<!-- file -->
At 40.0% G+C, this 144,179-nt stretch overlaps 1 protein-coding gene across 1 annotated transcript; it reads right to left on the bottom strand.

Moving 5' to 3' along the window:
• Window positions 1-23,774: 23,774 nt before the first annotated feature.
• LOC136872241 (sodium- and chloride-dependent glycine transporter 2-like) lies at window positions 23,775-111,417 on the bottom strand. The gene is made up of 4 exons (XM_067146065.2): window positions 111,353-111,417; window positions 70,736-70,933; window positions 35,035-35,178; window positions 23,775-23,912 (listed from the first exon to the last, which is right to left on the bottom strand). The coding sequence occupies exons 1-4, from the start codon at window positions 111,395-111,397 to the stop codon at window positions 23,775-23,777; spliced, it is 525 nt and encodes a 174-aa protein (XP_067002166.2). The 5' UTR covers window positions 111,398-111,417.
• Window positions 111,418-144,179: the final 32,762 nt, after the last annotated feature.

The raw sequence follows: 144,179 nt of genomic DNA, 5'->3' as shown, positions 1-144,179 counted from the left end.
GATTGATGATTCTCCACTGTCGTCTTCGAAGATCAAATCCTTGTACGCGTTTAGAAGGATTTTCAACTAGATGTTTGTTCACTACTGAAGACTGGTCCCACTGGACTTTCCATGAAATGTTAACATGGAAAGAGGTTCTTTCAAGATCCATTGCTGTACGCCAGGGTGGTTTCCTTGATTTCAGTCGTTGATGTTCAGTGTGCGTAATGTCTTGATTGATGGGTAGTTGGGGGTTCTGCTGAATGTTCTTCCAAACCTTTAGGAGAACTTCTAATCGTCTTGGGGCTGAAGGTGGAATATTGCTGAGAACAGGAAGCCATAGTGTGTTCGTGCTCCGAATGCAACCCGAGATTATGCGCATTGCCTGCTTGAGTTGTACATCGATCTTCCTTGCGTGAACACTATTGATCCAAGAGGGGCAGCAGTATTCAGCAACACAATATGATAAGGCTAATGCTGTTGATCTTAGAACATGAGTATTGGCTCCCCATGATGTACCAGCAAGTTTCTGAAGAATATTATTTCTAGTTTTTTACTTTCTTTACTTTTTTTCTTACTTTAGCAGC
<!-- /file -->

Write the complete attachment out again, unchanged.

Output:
At 40.0% G+C, this 144,179-nt stretch overlaps 1 protein-coding gene across 1 annotated transcript; it reads right to left on the bottom strand.

Moving 5' to 3' along the window:
• Window positions 1-23,774: 23,774 nt before the first annotated feature.
• LOC136872241 (sodium- and chloride-dependent glycine transporter 2-like) lies at window positions 23,775-111,417 on the bottom strand. The gene is made up of 4 exons (XM_067146065.2): window positions 111,353-111,417; window positions 70,736-70,933; window positions 35,035-35,178; window positions 23,775-23,912 (listed from the first exon to the last, which is right to left on the bottom strand). The coding sequence occupies exons 1-4, from the start codon at window positions 111,395-111,397 to the stop codon at window positions 23,775-23,777; spliced, it is 525 nt and encodes a 174-aa protein (XP_067002166.2). The 5' UTR covers window positions 111,398-111,417.
• Window positions 111,418-144,179: the final 32,762 nt, after the last annotated feature.

The raw sequence follows: 144,179 nt of genomic DNA, 5'->3' as shown, positions 1-144,179 counted from the left end.
GATTGATGATTCTCCACTGTCGTCTTCGAAGATCAAATCCTTGTACGCGTTTAGAAGGATTTTCAACTAGATGTTTGTTCACTACTGAAGACTGGTCCCACTGGACTTTCCATGAAATGTTAACATGGAAAGAGGTTCTTTCAAGATCCATTGCTGTACGCCAGGGTGGTTTCCTTGATTTCAGTCGTTGATGTTCAGTGTGCGTAATGTCTTGATTGATGGGTAGTTGGGGGTTCTGCTGAATGTTCTTCCAAACCTTTAGGAGAACTTCTAATCGTCTTGGGGCTGAAGGTGGAATATTGCTGAGAACAGGAAGCCATAGTGTGTTCGTGCTCCGAATGCAACCCGAGATTATGCGCATTGCCTGCTTGAGTTGTACATCGATCTTCCTTGCGTGAACACTATTGATCCAAGAGGGGCAGCAGTATTCAGCAACACAATATGATAAGGCTAATGCTGTTGATCTTAGAACATGAGTATTGGCTCCCCATGATGTACCAGCAAGTTTCTGAAGAATATTATTTCTAGTTTTTTACTTTCTTTACTTTTTTTCTTACTTTAGCAGC